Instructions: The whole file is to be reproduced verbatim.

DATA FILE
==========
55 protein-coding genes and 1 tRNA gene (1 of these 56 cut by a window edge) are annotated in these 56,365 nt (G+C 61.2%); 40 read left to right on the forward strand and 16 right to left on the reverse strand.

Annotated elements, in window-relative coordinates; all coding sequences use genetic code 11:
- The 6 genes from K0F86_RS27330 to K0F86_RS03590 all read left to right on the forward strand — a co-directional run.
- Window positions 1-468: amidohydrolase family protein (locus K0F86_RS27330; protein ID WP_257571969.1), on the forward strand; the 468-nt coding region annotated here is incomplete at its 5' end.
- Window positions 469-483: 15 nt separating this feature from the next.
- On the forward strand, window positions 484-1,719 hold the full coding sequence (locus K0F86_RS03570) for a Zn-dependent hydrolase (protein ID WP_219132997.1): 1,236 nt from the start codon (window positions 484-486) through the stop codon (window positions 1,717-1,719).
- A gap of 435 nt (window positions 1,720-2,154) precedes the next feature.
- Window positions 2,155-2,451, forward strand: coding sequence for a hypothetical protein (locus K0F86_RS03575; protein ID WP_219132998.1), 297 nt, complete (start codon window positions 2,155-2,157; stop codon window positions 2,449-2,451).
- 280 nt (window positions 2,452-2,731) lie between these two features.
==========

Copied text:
55 protein-coding genes and 1 tRNA gene (1 of these 56 cut by a window edge) are annotated in these 56,365 nt (G+C 61.2%); 40 read left to right on the forward strand and 16 right to left on the reverse strand.

Annotated elements, in window-relative coordinates; all coding sequences use genetic code 11:
- The 6 genes from K0F86_RS27330 to K0F86_RS03590 all read left to right on the forward strand — a co-directional run.
- Window positions 1-468: amidohydrolase family protein (locus K0F86_RS27330; protein ID WP_257571969.1), on the forward strand; the 468-nt coding region annotated here is incomplete at its 5' end.
- Window positions 469-483: 15 nt separating this feature from the next.
- On the forward strand, window positions 484-1,719 hold the full coding sequence (locus K0F86_RS03570) for a Zn-dependent hydrolase (protein ID WP_219132997.1): 1,236 nt from the start codon (window positions 484-486) through the stop codon (window positions 1,717-1,719).
- A gap of 435 nt (window positions 1,720-2,154) precedes the next feature.
- Window positions 2,155-2,451, forward strand: coding sequence for a hypothetical protein (locus K0F86_RS03575; protein ID WP_219132998.1), 297 nt, complete (start codon window positions 2,155-2,157; stop codon window positions 2,449-2,451).
- 280 nt (window positions 2,452-2,731) lie between these two features.